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Victoria Beckham Beauty is Cruelty-Free
Victoria Beckham Beauty has confirmed they do not test their products or ingredients on animals or ask others to test on their behalf. Their suppliers also do not test on animals, nor do they allow their products to be tested on animals when required by law. And finally, their products are not sold in stores in mainland China or any other country that may require animal testing.
By our standards, we would consider Victoria Beckham Beauty to be Cruelty-Free.
What About China’s Animal Testing Laws?
As of May 1, 2021, some imported ordinary cosmetics can be exempt from animal testing under certain conditions. However, for the most part, animal testing is still legally required for most imported cosmetics in 2021.
But Victoria Beckham Beauty has confirmed they do not sell their products in retail stores in mainland China; therefore, they are not required to test on animals.
Note that there is no legal definition for the label ‘Cruelty-Free.‘ It can mean different things to different people. But Cruelty-Free is generally used to imply no animal testing. More specifically, the ingredients, formulation, or finished product are not tested on animals at any stage of product development.
At ethical elephant, we always assess a company’s cruelty-free policy using our Cruelty-Free Checklist. This ensures no animal testing was performed by the brand itself, its suppliers, and by any third parties.
Also, note that Cruelty-Free and Vegan don’t always mean the same thing.
Victoria Beckham Beauty is Not 100% Vegan
‘Vegan’ in cosmetics can refer to an entire brand that is 100% Vegan or a specific product is vegan.
In the case of Victoria Beckham Beauty, not all of its products are vegan. But they have some products that are suitable for vegans.
How to know which of Victoria Beckham Beauty products are vegan?
All of Victoria Beckham Beauty’s vegan products are clearly marked on their website. See below for an example.
Similar to ‘Cruelty-Free,’ there is no standard or legal definition for the label ‘Vegan.’ But it’s usually used in the context to describe something that doesn’t contain any animal-derived ingredients or animal by-products.
Some common animal products used in cosmetics include carmine, lanolin, snail mucus, beeswax, honey, pearl or silk-derived ingredients, animal-based glycerin, keratin, and squalene.
There are plant-based and synthetic alternatives to animal-derived ingredients. But it’s sometimes difficult to know with certainty whether a product is vegan just by reading the ingredient list.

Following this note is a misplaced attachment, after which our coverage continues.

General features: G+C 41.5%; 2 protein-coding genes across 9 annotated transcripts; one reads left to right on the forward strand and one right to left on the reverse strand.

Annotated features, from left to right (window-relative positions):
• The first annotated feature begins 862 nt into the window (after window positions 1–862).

So it’s best to ask the company and manufacturers to ensure the ingredients they’ve chosen to use were from non-animal sources.
Where are Victoria Beckham Beauty Products Made?
When I asked Victoria Beckham Beauty where their products are made, they told me “our products aren’t specifically made in one place, so it is difficult to generalize.” So I asked about a few specific products and they explained, “The Satin Kajal Liner is made in Germany and the Smoky Eye Brick and Cell Rejuvenating Power Serum are made in the US.”
If you want to know where a particular Victoria Beckham Beauty product was made, definitely ask them as they’re more than willing to provide us with that information.
Ethical Mica Mining Policy
Mica is a mineral that’s used in cosmetics to add a shimmery effect. But the mining of natural mica has been linked to child labor and human rights violations.
Unless the company discloses its mica mining policy, we have no way of knowing whether its mica is ethically sourced without child or forced labor.
Thankfully, Victoria Beckham Beauty states on their website:
“Victoria Beckham Beauty is aware of the troubling reality of unethical working conditions, including child labour and overexposure to dust in mica mines. We have zero tolerance towards these standards, so we have partnered with manufacturers who are members of the Responsible Mica Initiative to ensure we are only using ethically sourced Mica in our products. This initiative employs a comprehensive approach across industries and is working towards addressing the economic and social roots behind this issue to drive a long-lasting change.